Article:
[1] Dark vessels, or dark ships, are ships that are not equipped with AIS system or manipulate it to evade traditional surveillance systems to become invisible.
[2] What is the Red Sea crisis, and what does it mean for global trade?, The Guardian
[3] Who are the Houthis and why are they attacking Red Sea ships? - BBC NEWS

Thursday, February 29, 2024

Uncovering dark vessels with fusion technology

From Spire

Spire Maritime partnered with Ursa Space to explore how shipping behavior related to Venezuela’s oil exports changed in response to US sanctions.

US sanctions were imposed on Venezuela’s oil exports in 2019.
This set the stage for a widely chronicled practice by which Caracas employed a “dark fleet” of oil tankers intent on evading detection, allowing Venezuela to keep exports afloat and generate revenue for its economy.

When vessels turn off their transponders, significant gaps in maritime coverage are created impacting the Maritime Domain Awareness for industries such as Defense and Security, Commodities, Insurance, etc.

Collaborating with Ursa Space, Spire Maritime addresses these challenges.
The fusion of Spire Maritime’s AIS data and SAR imagery from Ursa’s virtual constellation allows the detection and tracking of ships that go ‘dark,’ (i.e., not broadcasting AIS signals).
Going ‘dark’ does not always imply nefarious activity but may indicate that a vessel is hiding its location and identity to conceal illicit activities.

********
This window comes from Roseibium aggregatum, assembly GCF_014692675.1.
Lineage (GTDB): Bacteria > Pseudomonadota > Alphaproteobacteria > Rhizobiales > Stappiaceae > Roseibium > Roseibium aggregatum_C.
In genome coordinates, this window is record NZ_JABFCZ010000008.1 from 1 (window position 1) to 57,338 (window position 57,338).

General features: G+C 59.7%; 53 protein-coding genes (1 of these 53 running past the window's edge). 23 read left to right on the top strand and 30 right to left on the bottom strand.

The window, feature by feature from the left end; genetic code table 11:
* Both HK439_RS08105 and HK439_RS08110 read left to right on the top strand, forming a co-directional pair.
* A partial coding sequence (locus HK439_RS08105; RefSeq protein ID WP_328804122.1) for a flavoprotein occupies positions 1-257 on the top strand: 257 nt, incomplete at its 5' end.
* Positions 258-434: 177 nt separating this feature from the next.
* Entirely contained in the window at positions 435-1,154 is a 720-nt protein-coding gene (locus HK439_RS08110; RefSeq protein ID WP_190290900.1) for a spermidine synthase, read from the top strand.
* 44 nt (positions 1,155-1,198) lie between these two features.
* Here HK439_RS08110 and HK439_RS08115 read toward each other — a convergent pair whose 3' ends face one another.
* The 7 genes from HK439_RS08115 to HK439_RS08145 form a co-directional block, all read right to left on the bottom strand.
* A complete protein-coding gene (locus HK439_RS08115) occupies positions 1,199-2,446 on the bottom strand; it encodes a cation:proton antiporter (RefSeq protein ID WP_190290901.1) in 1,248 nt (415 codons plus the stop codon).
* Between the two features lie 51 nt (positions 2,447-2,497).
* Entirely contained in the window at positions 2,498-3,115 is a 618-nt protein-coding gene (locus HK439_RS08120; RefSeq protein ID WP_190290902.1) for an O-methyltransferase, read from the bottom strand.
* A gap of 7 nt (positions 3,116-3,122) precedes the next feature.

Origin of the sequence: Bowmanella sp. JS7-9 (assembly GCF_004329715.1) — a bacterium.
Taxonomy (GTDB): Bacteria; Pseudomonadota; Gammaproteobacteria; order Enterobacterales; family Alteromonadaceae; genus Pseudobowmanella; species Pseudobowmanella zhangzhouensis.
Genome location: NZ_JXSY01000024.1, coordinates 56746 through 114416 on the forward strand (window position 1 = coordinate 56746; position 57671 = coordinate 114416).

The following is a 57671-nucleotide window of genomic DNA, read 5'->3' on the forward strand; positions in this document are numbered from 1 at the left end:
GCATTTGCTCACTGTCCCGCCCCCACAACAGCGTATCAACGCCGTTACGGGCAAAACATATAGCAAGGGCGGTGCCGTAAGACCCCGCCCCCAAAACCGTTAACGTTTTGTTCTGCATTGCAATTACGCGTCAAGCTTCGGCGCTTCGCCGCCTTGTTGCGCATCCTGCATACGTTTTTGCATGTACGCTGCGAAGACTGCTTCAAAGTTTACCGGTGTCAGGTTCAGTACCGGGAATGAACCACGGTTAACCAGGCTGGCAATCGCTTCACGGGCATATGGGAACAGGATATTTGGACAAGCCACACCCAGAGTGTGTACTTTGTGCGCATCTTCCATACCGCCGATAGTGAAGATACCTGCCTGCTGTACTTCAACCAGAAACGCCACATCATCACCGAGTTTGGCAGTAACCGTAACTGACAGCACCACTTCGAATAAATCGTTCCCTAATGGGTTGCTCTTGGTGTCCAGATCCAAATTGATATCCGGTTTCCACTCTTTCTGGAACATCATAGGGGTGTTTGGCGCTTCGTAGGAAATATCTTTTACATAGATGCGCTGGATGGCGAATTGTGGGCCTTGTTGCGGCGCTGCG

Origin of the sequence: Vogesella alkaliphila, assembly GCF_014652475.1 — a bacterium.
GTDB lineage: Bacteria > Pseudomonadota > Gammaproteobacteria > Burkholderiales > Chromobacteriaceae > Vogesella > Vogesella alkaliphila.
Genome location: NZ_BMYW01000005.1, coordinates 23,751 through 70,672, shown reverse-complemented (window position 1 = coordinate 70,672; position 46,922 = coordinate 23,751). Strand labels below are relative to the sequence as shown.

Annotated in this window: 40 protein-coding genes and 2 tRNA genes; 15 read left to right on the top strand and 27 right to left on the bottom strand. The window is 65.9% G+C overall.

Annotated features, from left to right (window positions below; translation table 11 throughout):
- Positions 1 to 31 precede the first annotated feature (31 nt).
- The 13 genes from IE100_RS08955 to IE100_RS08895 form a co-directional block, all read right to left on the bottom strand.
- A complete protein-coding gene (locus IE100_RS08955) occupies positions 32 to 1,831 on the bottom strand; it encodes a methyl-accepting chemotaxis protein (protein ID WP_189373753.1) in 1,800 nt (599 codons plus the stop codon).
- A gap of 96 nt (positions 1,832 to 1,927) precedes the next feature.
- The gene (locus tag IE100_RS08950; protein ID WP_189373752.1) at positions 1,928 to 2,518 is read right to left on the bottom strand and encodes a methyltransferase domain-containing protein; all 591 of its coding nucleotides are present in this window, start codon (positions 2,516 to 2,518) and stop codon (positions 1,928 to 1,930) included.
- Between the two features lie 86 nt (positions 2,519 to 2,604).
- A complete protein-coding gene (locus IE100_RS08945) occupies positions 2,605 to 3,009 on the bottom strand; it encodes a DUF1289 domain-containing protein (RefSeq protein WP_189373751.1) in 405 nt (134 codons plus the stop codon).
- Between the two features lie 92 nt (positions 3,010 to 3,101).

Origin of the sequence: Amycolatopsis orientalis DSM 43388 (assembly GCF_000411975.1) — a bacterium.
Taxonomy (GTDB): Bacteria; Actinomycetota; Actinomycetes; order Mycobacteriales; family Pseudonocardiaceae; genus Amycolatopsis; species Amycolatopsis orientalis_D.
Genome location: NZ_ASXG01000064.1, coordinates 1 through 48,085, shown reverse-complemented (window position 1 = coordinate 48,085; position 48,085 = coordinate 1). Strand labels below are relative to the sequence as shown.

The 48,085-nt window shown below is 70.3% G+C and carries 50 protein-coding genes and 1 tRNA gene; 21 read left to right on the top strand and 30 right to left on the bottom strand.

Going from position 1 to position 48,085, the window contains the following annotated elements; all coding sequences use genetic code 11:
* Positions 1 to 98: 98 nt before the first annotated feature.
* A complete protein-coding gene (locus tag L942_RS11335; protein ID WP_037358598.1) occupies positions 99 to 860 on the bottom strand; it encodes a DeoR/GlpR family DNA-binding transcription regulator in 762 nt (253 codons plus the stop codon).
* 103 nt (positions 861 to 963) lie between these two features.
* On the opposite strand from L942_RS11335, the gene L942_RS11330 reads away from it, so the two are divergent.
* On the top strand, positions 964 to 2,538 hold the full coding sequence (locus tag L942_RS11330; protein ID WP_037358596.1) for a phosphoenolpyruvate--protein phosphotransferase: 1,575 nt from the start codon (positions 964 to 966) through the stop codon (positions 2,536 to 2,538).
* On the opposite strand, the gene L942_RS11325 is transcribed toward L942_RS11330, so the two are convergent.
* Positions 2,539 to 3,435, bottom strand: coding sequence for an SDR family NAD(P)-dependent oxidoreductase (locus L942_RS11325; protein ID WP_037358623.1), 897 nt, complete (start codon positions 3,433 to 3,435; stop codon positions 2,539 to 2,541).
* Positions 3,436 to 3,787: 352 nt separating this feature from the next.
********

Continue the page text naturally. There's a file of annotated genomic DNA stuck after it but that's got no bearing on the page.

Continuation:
By detecting and tracking dark vessels, Spire and Ursa are enhancing efforts to enforce international sanctions, prevent illegal activities, and track commodity cargoes.

Ursa Space is an analytics-as-a-service provider whose platform orchestrates satellite data and delivers analytic services at scale.
In this scenario, we’ll focus on Ursa’s maritime solutions which can detect and identify vessels using SAR (synthetic aperture radar) imagery and AIS fusion.
SAR is well suited as it can penetrate clouds and capture data day or night.
This provides enhanced situational awareness at ports and seas, delivering reliable insights into the locations and identifications of vessels.

Spire Maritime has the largest proprietary satellite constellation, tracking over 600,000 vessels and 250,000 active vessels daily, providing the most comprehensive AIS data on the market dating back to 2010.
Users can track vessels anywhere and at any time, enhancing situational awareness, and leverage precise and actionable data for well-informed decision-making, even in congested traffic areas.

Using tipping and cueing for stronger global maritime defense and security